not enough are going to the task of building the kind of agile, genuinely
inter-operable forces we will need for many years to come.
As Lord Robertson said at the recent meeting of our defense colleagues,
"The time for a peace dividend is over because there is no permanent
peace in Europe or elsewhere, and if NATO is to do its job protecting
future generations, it can no longer expect to do its job on the cheap."
He has also pointed out that Europe has over 2 million men and women under
arms, but is hard-pressed to deploy and maintain 40,000 troops in Kosovo.
That's why DCI is so important.
As for ESDI, I think I should repeat what I said a moment ago. There
should be no confusion about America's position on the need for a stronger
Europe. We are not against; we are not ambivalent; we are not anxious;
we are for it. We want to see a Europe that can act effectively through
the Alliance or, if NATO is not engaged, on its own. Period, end of debate.
At Washington we reached a basic understanding. We would look to NATO
as the preferred institution to act "wherever possible." At
the same time, we recognized that the Alliance might not act. And in those
circumstances, we agreed to make NATO assets and capabilities available
to the European Union.
Several speakers have stressed the imperative that we learn the lessons
of Kosovo. In our view, that's what ESDI and DCI are all about. That's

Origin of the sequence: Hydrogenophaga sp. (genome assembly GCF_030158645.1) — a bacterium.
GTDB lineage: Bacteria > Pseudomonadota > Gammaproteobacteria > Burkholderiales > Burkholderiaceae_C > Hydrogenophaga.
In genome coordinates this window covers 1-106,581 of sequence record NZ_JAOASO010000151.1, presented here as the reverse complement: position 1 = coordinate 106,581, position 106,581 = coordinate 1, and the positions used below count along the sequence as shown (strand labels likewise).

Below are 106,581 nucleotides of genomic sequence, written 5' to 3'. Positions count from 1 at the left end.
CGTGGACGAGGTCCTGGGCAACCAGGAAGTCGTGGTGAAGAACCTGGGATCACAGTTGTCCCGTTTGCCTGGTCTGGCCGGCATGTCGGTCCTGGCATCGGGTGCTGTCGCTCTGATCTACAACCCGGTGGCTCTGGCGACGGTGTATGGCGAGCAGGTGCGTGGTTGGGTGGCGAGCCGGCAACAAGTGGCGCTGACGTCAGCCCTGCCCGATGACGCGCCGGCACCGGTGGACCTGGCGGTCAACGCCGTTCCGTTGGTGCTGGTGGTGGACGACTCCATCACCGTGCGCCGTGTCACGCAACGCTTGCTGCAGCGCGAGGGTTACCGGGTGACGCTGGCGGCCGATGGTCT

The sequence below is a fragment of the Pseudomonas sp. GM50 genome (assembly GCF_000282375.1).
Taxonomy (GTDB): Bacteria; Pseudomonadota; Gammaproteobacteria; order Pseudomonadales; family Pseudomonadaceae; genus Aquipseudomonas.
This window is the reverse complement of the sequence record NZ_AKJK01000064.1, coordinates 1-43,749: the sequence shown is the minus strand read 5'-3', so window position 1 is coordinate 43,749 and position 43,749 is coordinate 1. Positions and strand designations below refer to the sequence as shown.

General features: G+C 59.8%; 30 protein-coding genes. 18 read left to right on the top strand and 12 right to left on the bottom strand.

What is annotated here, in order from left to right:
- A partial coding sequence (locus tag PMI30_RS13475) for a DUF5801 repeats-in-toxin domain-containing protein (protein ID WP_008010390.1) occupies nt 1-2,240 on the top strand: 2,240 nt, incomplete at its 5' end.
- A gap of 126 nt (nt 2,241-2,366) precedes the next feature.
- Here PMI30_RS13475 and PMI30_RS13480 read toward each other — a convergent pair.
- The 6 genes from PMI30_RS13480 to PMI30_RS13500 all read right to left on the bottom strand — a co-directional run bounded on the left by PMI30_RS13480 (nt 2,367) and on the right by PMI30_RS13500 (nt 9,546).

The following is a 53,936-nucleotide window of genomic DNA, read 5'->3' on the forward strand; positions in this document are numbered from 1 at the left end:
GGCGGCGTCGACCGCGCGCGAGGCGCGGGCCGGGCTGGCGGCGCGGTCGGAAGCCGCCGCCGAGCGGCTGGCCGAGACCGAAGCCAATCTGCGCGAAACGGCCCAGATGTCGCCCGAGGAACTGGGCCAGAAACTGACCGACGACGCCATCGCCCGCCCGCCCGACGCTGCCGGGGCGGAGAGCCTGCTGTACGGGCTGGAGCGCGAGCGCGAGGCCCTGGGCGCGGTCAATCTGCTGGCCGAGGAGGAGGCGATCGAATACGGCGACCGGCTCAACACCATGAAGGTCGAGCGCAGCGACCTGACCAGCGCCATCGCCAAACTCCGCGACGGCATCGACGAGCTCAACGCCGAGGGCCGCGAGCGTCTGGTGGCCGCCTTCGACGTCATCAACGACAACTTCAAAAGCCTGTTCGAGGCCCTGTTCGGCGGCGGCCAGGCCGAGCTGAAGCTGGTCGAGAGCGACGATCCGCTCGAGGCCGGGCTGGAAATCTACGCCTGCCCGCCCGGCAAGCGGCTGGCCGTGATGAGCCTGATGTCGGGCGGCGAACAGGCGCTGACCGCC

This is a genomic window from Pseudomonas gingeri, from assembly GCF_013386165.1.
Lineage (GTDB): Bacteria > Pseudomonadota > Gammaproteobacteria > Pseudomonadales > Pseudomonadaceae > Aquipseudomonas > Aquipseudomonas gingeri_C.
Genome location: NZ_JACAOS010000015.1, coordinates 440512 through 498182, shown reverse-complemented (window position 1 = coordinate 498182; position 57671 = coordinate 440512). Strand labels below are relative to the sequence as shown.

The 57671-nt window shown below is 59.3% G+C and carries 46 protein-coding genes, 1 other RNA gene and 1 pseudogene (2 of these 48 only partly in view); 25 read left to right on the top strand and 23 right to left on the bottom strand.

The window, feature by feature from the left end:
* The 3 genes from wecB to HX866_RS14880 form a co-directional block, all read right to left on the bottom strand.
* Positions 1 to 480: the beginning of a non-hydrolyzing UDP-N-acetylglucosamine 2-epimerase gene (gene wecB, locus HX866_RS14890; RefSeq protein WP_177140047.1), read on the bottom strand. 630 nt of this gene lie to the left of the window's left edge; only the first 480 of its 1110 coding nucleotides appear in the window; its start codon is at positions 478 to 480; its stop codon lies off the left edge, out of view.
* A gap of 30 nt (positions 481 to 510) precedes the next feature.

also why we followed closely and supportively the EU Summit in Helsinki
this past week. We saw the leaders assembled there grappling seriously
and promisingly with the question of how their countries can improve Europe's
capacity to act by enhancing capabilities without duplicating NATO.
In the past, American officials have discussed ESDI in terms of "the
three D's": no decoupling of Europe's security from that of its North
American Allies; no duplication of effort or capabilities; and no discrimination
against those Allies who are not EU members. But Lord Robertson has come
up with another formulation: "the three I's" - indivisibility
of the trans-Atlantic link, improvement of capabilities and inclusiveness
of all Allies. The concept binding them together should borrow the motto
of those famous three heroes of French romantic literature: "One
for all and all for one."
So Helsinki represented, from our perspective, a step - indeed, several
steps - in the right direction. We welcome Helsinki's focus on improving
European military capabilities, its recognition of NATO's central role
in collective defense and crisis management and that the EU can act "where
the Alliance as a whole is not engaged." Still, we hope that as ESDI
moves from the realm of an acronym to that of reality, it will continue
to assume both form and substance that increase its chances for its own
success and therefore for our continuing support.
Specifically, during the Portuguese Presidency, we look forward to developing
links between the Alliance and the EU required for transparency and cooperation.
We also believe that those Allies who, like us, are not members of the
EU but who, unlike us, live on this side of the Atlantic deserve special